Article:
One beauty of this system is that, in effect, 7200 gallons of storage are available, as the Garn or the Wood Gun operating separately or both together have available total system storage.
I think in the particular comparison my Triangle Tube is in a similar position to the Wood Gun.
Except my storage is less than 200 gallons.
I'd send one back and just hook up 2000 Gal storage and never look back. i think you've been sucked in to GARNAMONIOUS. MHO.
I think you will find after reading some of David's posts that he did his research, established his loads, weighed his options, investigated boiler models that worked for his situation & then made his choice.
Far from being sucked in as you put it.
David: as far as I can tell from your post & this thread there is no reason that one could not run those 2 boilers however you choose.
One at a time, both at once, alternating, whatever you want.
The only restriction would be how it's plumbed & pumped.
Unless of course the is some funky monkey regulation in your state preventing that?
Again, wide open to being corrected on that.
David says that the info that they cannot be run together --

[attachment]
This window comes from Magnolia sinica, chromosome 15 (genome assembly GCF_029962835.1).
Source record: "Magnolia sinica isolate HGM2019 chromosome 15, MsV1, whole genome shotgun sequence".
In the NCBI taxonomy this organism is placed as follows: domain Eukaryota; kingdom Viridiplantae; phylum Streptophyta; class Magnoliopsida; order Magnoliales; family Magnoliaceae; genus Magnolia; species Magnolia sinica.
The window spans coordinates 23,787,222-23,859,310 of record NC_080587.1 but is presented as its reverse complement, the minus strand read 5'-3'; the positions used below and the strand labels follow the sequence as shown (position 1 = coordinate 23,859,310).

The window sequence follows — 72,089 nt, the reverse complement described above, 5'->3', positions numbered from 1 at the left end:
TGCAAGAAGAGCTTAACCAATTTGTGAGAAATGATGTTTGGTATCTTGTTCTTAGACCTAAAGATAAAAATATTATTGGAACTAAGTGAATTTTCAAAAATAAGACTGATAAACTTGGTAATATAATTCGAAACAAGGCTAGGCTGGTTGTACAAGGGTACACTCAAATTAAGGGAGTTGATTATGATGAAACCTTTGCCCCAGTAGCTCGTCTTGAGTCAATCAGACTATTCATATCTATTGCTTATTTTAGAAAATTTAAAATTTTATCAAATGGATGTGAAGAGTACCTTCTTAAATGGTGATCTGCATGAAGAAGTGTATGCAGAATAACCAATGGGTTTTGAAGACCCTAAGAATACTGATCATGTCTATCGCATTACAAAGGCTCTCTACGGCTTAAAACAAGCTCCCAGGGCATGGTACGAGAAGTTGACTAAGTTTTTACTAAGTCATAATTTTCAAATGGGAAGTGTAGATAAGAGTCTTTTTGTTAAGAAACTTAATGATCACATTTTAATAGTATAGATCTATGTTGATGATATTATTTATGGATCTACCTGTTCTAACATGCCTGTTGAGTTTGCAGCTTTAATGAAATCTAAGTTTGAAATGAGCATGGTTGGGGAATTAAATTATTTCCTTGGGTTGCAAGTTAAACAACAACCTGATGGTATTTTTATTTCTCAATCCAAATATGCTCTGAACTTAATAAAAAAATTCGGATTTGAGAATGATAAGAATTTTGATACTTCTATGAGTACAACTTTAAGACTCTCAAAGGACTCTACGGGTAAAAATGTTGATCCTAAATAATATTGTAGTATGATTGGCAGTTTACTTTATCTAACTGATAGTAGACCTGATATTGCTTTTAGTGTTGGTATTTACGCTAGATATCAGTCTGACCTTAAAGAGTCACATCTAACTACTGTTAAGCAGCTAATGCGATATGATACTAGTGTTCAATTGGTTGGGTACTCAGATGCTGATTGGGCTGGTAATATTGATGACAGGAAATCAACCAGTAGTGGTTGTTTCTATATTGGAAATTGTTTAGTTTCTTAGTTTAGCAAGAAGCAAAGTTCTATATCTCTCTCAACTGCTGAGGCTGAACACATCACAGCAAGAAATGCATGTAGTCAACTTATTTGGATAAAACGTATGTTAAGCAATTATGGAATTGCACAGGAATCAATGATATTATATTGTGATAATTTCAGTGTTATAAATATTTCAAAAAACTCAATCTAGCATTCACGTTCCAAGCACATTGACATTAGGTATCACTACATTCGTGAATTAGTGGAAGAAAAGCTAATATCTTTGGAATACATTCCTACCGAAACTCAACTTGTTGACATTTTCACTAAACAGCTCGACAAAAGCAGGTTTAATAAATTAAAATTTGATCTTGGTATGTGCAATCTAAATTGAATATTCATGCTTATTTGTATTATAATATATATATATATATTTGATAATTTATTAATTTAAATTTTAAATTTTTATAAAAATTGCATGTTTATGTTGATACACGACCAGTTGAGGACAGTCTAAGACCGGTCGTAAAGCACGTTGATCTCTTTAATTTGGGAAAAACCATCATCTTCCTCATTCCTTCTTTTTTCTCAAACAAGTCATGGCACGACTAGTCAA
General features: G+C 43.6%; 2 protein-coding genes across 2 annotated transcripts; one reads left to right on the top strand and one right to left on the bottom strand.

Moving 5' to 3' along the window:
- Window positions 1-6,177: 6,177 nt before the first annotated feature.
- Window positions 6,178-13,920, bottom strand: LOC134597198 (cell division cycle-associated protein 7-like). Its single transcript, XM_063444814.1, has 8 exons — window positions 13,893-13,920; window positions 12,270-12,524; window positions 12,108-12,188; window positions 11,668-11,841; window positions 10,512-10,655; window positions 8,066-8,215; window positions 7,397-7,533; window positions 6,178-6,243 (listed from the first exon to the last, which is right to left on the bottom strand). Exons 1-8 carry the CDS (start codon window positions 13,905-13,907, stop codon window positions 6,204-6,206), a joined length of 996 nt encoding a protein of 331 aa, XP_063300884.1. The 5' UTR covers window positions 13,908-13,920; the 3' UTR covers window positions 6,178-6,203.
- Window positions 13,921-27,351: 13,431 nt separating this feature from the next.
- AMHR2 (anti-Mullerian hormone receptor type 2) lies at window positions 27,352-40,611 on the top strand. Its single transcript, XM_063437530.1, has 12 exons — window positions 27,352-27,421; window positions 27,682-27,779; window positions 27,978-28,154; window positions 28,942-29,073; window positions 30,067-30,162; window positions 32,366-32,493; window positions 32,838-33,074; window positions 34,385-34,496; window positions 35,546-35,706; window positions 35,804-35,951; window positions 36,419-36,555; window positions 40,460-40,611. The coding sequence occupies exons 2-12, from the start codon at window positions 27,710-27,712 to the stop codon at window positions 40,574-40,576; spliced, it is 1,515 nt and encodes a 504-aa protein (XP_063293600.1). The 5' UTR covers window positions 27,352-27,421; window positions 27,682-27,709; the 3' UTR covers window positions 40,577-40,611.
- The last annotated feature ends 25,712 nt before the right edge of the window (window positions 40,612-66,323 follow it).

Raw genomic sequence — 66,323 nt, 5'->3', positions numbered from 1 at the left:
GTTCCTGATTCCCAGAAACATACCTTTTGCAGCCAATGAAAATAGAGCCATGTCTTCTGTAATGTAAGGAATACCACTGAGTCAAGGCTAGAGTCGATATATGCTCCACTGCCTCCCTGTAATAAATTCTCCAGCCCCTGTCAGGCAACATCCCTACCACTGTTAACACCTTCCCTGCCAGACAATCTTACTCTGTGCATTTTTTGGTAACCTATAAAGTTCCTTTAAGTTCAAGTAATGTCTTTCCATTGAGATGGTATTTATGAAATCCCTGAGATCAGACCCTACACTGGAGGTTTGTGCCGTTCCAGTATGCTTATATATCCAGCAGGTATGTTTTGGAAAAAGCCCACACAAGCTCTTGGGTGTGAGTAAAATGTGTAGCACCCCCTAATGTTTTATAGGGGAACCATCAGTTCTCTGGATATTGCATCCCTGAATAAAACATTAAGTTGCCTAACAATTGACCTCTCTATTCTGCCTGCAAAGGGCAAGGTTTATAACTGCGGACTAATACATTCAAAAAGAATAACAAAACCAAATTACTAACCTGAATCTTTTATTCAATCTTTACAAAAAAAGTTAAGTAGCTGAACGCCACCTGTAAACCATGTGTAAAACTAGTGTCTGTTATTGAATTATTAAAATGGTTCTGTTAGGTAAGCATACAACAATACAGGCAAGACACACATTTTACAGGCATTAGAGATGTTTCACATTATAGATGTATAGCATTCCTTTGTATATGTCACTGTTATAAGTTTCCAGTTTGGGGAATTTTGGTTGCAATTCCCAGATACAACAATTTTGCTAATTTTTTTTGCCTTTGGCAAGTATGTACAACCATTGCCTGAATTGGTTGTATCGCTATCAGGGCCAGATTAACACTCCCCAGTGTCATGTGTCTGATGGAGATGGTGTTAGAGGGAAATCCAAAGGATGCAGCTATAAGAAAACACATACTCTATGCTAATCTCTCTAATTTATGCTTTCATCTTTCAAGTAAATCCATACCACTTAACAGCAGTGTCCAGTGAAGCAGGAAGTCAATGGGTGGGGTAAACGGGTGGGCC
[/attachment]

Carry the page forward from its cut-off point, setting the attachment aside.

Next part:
In my experience if Dectra says something and if an owner does something contrary, then Dectra may take the position that the warranty is void.
If it was me lecturing a class on best design practice with equipment that has wildly different operating potential based on load size and quality. Then I would instruct that for that reason it wouldn't shouldn't be connected like a tandem gas boilers. [like in the picture] That the proper way would be let each unit operate independent as possible and then contribute to the system. In this case make each boiler a secondary contributor to the primary loop around the HX. Each heat source should not be effected by the other, projects in the past have connected, geothermal, gas and wood all to the same system.
It would be interesting to know exactly what the issue they are seeing is, though.
These are the two options
I don't see it but I'm sure that you can have shutoff valves so you can shut one or the other down and just run one. You would want to be able to balance them out also. That setup would save pumps and other plumbing.
I would have to agree with leaddog on this +1.
We re plumbed it today, I have some weather coming in so have prep'd enogh wood for the stoves for a week.
Put some extra valves in, just in case.
Glad to see you are making progress David. I am sure you are very anxious to fire up efficiently!
I am thinking the Garn people might have issues with using shut off valves to isolate one of two boilers, as they could see potential for someone to light a fire and forget to open valves - which would be a bad thing. Just a thought.
^ That wouldn't really be an issue. It is impossible to "overheat" a Garn and a full fire with no circulation is no cause for alarm. The worst case scenario would be stoking one up when the tank is already at 190-200 and literally bringing all the water to full boil. At that point one would have a neighborhood sized sauna stove going in the building but nothing more.
Well in that case, I'm more curious as to why they rule out running one at a time in a dual install.